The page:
The Forward has a report on Israeli researcher Eran Elhaik's 2012 study, “The Missing Link of Jewish European Ancestry: Contrasting the Rhineland and the Khazarian Hypotheses,” on the origin of Ashkenazi Jews. Elhaik found that previous studies were flawed and contradicted each other and was able to use their data and create a hypothesis that rectified them, and only then the data matched.

Unfortunately for many of us, what Elhaik may have proved is that most Ashkenazi Jews are descended from converts to Judaism – the Khazars.

Elhaik also believes that some of these earlier studies were conducted by scientists who intentionally cooked the books to get the results they wanted – that Ashkenazi Jews predominantly have a Middle Eastern origin – rather than the results that are actually true – that we do not.
Most prominent among those scientists Elhaik believes to be dishonest is Harry Ostrer is a professor of pathology and genetics at Yeshiva University’s Albert Einstein College of Medicine and the author of “Legacy: A Genetic History of the Jewish People,” which was published last year.
But Ostrer and other geneticists refused to talk on the record about Elhaik or his study, and none of them responded in peer reviewed academic journals where letters and brief comments are published without having to go through the time-consuming peer review process.
Now, more six months after Elhaik's study was first published (the official publication date was in December, but the paper was released in digital form before that), Ostrer is still refusing to talk and has not answer Elhaik's paper or Elhaik's allegations. And this, published in the Forward today, may be why:
…But opponents of the Rhineland Hypothesis also have a political agenda, [Eran Elhaik] said, claiming they “were motivated to justify the Zionist narrative.”
To illustrate his point, Elhaik swivels his chair around to face his computer and calls up a 2010 email exchange with Ostrer.
“It was a great pleasure reading your group’s recent paper, ‘Abraham’s Children in the Genome Era,’ that illuminate[s] the history of our people,” Elhaik wrote to Ostrer. “Is it possible to see the data used for the study?”
Ostrer replied that the data are not publicly available.
“It is possible to collaborate with the team by writing a brief proposal that outlines what you plan to do,” he wrote. “Criteria for reviewing include novelty and strength of the proposal, non-overlap with current or planned activities, and non-defamatory nature toward the Jewish people.” That last requirement, Elhaik argues, reveals the bias of Ostrer and his collaborators.
Allowing scientists access to data only if their research will not defame Jews is “peculiar,” said Catherine DeAngelis, who edited the Journal of the American Medical Association for a decade. “What he does is set himself up for criticism: What’s this guy trying to hide?”…
January 1st, 2014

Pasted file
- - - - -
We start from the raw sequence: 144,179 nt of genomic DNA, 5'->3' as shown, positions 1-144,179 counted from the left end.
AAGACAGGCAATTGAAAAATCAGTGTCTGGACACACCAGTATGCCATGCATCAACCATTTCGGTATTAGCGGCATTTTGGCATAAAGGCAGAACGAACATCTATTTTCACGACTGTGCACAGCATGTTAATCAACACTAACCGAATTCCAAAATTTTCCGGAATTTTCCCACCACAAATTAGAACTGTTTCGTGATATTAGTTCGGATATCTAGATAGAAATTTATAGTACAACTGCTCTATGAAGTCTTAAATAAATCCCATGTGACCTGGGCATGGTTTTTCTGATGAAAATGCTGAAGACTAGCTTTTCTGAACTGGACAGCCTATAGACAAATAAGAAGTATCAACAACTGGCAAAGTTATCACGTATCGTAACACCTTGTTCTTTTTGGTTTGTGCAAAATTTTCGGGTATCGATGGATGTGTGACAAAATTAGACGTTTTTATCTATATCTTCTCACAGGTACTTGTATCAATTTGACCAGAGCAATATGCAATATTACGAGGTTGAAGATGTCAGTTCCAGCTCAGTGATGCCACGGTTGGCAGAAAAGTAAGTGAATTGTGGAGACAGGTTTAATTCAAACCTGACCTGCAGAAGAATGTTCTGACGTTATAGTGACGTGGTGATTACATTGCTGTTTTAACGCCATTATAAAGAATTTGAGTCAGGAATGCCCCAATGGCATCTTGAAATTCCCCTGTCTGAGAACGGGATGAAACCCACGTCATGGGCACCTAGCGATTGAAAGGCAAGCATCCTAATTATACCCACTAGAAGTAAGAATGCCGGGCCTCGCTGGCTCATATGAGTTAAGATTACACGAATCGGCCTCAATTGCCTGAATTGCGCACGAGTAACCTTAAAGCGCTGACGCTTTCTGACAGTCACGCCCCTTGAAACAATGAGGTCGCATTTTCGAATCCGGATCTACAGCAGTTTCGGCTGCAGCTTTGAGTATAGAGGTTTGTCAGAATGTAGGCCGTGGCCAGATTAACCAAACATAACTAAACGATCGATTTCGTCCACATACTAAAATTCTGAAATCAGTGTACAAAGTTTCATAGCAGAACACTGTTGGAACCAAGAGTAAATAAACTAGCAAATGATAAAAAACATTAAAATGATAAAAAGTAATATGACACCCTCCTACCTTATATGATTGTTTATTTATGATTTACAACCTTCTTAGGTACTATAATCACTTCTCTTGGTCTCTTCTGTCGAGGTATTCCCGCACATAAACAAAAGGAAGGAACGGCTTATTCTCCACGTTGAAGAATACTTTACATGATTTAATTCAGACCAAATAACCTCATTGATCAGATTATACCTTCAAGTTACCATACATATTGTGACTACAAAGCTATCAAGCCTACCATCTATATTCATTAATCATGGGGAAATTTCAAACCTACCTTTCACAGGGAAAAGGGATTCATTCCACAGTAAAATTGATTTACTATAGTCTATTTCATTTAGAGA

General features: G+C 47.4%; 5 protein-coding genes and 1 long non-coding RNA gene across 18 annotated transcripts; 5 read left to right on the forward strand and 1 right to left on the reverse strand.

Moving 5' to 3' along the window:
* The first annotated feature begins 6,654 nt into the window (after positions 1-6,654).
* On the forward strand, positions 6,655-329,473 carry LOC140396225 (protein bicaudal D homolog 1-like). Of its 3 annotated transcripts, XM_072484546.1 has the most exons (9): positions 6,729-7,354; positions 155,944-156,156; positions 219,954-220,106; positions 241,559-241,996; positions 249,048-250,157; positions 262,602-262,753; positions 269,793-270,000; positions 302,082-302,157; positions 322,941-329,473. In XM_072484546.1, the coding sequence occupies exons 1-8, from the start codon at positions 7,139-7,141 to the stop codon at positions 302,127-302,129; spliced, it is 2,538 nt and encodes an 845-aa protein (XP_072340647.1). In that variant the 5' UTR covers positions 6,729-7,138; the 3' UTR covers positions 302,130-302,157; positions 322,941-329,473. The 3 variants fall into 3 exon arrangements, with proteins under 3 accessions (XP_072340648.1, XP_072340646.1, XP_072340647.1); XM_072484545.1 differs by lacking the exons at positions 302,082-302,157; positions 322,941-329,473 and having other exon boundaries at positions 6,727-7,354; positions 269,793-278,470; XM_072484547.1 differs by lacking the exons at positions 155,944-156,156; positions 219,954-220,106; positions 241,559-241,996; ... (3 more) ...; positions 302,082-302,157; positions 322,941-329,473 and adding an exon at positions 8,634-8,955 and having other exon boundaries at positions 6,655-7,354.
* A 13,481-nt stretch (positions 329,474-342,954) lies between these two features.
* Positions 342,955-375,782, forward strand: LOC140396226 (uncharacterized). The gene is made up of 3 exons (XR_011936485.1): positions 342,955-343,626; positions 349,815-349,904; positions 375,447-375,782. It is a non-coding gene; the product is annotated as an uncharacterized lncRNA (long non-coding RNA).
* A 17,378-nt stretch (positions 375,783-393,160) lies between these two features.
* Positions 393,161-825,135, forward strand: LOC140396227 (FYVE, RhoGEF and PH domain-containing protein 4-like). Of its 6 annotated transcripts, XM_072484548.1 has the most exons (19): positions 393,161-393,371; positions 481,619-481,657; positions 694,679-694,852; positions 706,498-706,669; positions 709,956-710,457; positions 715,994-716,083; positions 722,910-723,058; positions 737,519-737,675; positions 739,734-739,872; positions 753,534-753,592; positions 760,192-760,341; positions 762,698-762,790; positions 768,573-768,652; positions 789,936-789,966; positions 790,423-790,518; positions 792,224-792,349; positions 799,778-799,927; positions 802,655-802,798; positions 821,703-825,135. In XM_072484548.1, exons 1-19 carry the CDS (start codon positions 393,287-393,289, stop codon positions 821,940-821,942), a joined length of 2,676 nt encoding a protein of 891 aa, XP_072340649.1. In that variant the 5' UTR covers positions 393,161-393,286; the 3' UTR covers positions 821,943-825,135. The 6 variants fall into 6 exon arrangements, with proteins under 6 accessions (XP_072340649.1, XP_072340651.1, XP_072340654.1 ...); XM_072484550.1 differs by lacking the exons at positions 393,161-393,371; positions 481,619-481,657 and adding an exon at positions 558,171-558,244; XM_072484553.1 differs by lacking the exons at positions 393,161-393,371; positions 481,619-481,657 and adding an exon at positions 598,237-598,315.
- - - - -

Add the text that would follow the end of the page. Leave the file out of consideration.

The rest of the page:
MontyB
 
 
As I said previously the part about not releasing his data is a big red flag, I am not going to defend Ostrer's work but I do think it fair to say that Elhaik's work is not complete either.

I notice his Jewish Genome Challenge ended on the 1st of November so the updated report should be available in a few months.
January 1st, 2014  
senojekips
 
 
Quote:
Originally Posted by MontyB
As I said previously the part about not releasing his data is a big red flag, I am not going to defend Ostrer's work but I do think it fair to say that Elhaik's work is not complete either.
Most certainly this work is not complete, and could go on for many years, but at least I feel that it is now headed in the right direction with several major works that have been approached from completely different angles and without collaboration, having mutually supporting outcomes.

Quote:
Originally Posted by MontyB
I notice his Jewish Genome Challenge ended on the 1st of November so the updated report should be available in a few months.
With the so called major "researchers" that oppose Elhaik's finding not willing to open their work for public or private scrutiny he may have had great difficulty in finding a credible challenger.
January 1st, 2014  
MontyB
 
 
Quote:
Originally Posted by senojekips
Most certainly this work is not complete, and could go on for many years, but at least I feel that it is now headed in the right direction with several major works that have been approached from completely different angles and without collaboration, the findings of which are for the most part mutually supporting.
The problem is that even if he does prove his point what does it solve?
I tend to feel that all of this work to prove something that should have been determined 70 years will come too late to solve the problem especially in the case of the Palestinians and in essence it plays into the hands of Zionist aims 50 years from now I would hate to be in a position where you have Israel admitting that they really have no justification for their actions but since the Palestinians have been wiped out we will just have to live with the guilt oh and by the way I think I remember god promising us half of Jordan as well.